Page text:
As a whole, it’s a spectacular country, full of history. It’s definitely not an easy country to travel through, and I wouldn’t recommend it to just anyone. With all that spectacular also comes the child soldiers on the corner, the guns, the starvation, the heat and the discomfort. In the end though, when you get spit out the other side, all that combines to make such an experience that I wouldn’t trade it for anything. One of those countries that you have to experience to really understand I guess, and having experienced it, I can say I understand so very little. Almost uncomparable, even when I look back to places like Nigeria, Afghanistan, Yemen, Burkina Faso and the like. Sudan is definitely an uncomparable insanity of life and situation. No one is responsible, everyone is responsible. The reasons for the way it is has been lost in decades of civil war and who was initially responsible or who started what has been lost in the importance of living life that day, for that day, and making it through that day to see another.

     So this is the first in a set of articles of my experiences travelling through Sudan, one of the “nastiest” countries on earth. A country in a situation that shouldn’t exist in the world today, yet it does, maybe because of the political thinking of the world today, maybe because most countries know that to get involved will only bring sorrow and regret to thier own. TIA, this is Africa, and to get involved is futile, because what is is what is, and thats how it is and how it has been for centuries. TIA. Actually just the “mid-section” of a longer trip in which we drove the length of the Blue Nile from the Mediterranean to Lake Tana in Ethiopia, around two months in total, which was actually just the “mid-section” of the total trip, Istanbul to Dakar, which took six months total.

     I figured I would get most of the gloom and doom out-of-the-way here. It is what it is, and no matter how this article sounds, it’s a great country with mostly great people. The Sahara at it’s finest. I did it, and would do it again, but not without a good reason. This one was rough. Really rough, and we only went through the “safe” and “easy” areas of the country. It’s all relative. In two weeks we saw three “tourists”. This is one where you leave the cell phone at home, forget the laptop, don’t even think of the iPad. You’ll need all that space for water …and baby wipes if you want to take a shower. Forget about hotels, there are none from Wadi Halfa to Khartoum and be prepared to be woken in the middle of the night by heavily armed local militia. It’s all part of the journey, and this one is all about the journey, where the destination is all too often just getting out alive.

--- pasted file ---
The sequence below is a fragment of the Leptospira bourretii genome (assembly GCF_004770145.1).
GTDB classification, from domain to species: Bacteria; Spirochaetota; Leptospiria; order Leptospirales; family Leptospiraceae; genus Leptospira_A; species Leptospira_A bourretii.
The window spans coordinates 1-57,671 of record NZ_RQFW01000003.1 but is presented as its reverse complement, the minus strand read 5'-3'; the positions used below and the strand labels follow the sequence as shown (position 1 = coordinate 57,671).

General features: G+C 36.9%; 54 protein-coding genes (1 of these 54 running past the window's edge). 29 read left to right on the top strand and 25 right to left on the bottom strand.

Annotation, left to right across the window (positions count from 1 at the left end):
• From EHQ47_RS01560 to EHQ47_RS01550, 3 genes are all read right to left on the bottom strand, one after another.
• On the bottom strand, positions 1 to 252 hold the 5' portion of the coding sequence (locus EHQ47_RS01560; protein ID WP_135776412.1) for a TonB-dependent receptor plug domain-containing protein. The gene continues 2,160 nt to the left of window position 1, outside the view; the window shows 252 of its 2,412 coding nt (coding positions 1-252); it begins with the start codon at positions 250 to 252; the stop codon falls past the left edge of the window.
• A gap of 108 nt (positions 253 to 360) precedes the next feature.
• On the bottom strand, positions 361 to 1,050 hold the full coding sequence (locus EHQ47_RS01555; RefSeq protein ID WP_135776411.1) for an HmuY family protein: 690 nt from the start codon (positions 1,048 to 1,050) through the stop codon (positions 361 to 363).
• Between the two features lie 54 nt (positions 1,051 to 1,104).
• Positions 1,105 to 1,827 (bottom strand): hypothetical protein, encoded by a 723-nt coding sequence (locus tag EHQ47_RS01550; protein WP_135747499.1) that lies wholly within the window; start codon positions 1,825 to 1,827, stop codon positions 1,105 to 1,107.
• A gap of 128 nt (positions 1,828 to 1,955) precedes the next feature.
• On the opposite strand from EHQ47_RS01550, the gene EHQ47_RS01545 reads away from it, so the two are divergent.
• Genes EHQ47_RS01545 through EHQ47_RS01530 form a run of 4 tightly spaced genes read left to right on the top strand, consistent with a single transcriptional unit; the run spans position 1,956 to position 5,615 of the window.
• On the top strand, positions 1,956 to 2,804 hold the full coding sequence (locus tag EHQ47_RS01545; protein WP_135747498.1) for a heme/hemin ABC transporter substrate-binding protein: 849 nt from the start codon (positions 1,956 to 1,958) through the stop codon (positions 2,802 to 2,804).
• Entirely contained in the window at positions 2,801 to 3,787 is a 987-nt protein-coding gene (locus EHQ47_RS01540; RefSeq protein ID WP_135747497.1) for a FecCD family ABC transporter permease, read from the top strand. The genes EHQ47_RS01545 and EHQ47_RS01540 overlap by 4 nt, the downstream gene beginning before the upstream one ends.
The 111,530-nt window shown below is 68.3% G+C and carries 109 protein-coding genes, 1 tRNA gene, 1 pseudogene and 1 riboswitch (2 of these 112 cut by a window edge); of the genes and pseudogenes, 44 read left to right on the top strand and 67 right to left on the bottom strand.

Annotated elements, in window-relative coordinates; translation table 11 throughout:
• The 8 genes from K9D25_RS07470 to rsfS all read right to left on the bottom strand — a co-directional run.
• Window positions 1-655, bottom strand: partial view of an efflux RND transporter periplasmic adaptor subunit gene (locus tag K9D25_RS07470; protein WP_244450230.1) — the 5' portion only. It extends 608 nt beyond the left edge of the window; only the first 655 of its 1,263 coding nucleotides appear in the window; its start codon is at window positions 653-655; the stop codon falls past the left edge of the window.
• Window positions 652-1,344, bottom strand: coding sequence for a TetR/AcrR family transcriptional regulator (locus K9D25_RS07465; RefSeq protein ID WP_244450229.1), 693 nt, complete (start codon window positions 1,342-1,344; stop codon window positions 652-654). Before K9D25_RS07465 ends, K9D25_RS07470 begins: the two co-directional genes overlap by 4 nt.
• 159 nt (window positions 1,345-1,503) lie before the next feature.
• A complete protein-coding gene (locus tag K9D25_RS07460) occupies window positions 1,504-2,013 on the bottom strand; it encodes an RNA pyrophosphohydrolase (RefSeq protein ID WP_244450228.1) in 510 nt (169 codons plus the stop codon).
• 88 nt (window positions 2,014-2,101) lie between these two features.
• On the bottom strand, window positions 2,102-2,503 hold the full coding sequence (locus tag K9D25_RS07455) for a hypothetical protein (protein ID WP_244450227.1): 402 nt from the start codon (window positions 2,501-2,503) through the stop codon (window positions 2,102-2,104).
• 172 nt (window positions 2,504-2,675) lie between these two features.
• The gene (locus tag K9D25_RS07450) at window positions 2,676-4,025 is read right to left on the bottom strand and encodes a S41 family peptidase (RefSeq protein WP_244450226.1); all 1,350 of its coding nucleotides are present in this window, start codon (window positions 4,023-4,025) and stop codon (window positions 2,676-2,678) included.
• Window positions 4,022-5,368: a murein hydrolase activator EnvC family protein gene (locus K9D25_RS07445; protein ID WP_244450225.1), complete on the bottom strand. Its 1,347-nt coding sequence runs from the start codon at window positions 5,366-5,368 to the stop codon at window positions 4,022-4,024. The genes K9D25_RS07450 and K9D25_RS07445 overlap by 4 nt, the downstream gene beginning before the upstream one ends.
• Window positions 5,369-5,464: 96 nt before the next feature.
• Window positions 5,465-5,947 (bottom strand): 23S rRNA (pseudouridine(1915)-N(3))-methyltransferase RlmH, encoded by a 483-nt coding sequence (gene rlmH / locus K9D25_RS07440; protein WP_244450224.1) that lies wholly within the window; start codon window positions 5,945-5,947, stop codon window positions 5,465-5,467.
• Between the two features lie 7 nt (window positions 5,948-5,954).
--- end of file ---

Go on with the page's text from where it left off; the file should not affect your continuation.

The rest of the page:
…to be continued.
Next Edition: Sudan II – The Beginning

10 comments on “Travels through Sudan I – The Uncomparable Insanity of Life

  1. Look forward to reading more about this troubled yet fascinating country. By the way, did those guys ever answer your question of “why?”?

    • Rebecca, yes they did, and honestly, they made it sound good. Now, you have to remember that this is a different world here, it is much more complicated. That said, there is no reason for what they do in my opinion, but saying that, if you talked to them and knew nothing about what is going on here, you may think these are a bunch of great guys. They have their reasons and they have explanations for those reasons …a good argument actually. Unfortunately, I did know something about what was going on and as a human being they should be ashamed of themselves, but they did answer …I will go into in a future post. The thing is, they thought they were right, and that is the saddest part. …and this is where things get complicated, because the saddest part is in part due to years of nothing but war.
      Some of these guys had their whole families killed, burned, raped and/or displaced. It’s like a never ending retaliation. No one knows who started it, no one knows where it will end. They just know that they were harmed, and they want revenge for that harm. They see nothing bad about that. In turn the people they harm want revenge. A never ending circle. Again, unfortunately, women and children are the easiest targets.